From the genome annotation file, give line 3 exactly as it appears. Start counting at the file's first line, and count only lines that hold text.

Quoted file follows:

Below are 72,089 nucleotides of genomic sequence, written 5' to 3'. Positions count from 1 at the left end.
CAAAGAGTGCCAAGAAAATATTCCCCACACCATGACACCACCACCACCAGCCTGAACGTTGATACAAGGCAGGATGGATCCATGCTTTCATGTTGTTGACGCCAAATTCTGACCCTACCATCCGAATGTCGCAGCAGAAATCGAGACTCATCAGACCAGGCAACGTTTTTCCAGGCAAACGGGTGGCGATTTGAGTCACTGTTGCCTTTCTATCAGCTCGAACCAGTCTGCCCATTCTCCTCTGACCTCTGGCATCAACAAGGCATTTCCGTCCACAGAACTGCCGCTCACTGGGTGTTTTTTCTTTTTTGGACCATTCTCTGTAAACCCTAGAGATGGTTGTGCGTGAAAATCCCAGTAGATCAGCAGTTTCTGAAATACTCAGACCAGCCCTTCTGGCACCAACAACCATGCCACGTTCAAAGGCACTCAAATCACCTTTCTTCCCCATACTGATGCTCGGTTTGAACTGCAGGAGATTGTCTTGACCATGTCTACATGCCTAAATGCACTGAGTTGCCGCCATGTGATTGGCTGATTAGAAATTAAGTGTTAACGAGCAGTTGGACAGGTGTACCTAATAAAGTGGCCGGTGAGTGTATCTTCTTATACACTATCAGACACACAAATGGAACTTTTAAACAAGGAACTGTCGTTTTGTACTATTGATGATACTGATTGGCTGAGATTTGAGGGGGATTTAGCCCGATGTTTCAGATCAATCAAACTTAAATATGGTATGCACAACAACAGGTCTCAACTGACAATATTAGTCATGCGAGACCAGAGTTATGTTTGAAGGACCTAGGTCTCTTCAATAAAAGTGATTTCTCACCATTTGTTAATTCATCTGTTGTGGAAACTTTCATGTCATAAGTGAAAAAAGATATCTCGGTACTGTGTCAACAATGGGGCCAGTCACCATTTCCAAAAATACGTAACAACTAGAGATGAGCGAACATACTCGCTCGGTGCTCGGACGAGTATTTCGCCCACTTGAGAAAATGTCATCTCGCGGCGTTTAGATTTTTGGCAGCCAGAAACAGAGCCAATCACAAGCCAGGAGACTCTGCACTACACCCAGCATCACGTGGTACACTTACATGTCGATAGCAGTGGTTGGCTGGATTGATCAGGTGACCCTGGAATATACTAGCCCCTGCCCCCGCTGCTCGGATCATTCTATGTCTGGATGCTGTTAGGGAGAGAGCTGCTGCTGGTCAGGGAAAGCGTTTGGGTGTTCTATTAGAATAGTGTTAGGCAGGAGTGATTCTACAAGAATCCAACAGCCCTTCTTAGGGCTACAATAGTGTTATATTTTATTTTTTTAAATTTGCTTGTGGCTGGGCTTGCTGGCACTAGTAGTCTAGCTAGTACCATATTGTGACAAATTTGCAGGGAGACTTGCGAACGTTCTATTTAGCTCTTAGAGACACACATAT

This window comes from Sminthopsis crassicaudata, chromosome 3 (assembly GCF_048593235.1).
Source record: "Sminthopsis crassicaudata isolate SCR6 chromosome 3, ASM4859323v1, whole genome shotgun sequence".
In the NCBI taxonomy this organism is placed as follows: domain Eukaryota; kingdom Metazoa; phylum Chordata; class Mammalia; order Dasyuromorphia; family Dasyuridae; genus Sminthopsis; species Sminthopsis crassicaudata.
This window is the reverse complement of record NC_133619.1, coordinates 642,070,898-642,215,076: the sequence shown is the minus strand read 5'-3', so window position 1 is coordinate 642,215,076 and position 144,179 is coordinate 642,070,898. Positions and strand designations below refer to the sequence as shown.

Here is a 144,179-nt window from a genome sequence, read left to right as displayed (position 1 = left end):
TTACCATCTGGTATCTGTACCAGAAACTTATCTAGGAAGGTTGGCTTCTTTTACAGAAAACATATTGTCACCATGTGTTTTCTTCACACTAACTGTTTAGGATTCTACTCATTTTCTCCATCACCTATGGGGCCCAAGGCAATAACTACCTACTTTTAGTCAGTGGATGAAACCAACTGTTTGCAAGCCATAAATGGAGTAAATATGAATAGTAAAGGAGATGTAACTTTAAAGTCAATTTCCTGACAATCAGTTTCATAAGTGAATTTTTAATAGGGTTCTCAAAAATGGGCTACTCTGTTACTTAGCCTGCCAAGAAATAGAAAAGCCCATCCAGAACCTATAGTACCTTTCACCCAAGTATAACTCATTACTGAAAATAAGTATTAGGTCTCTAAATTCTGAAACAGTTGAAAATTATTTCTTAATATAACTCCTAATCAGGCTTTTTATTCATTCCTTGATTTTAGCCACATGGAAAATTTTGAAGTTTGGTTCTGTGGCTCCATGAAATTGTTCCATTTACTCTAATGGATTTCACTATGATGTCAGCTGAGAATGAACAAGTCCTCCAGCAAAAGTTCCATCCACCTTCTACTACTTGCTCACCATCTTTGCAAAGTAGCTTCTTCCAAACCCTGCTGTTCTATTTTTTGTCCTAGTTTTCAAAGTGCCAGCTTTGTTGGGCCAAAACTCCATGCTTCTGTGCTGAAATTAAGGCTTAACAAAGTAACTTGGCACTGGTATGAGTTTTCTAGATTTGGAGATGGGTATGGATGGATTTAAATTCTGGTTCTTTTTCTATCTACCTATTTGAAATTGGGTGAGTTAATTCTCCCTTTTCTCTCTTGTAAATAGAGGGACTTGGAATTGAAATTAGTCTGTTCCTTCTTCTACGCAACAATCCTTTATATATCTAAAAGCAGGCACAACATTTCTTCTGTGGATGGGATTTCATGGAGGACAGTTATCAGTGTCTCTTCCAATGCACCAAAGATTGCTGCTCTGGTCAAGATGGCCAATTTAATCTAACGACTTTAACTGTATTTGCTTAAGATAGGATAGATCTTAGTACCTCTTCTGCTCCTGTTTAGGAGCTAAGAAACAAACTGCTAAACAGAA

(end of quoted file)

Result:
This window comes from Sminthopsis crassicaudata, chromosome 3 (assembly GCF_048593235.1).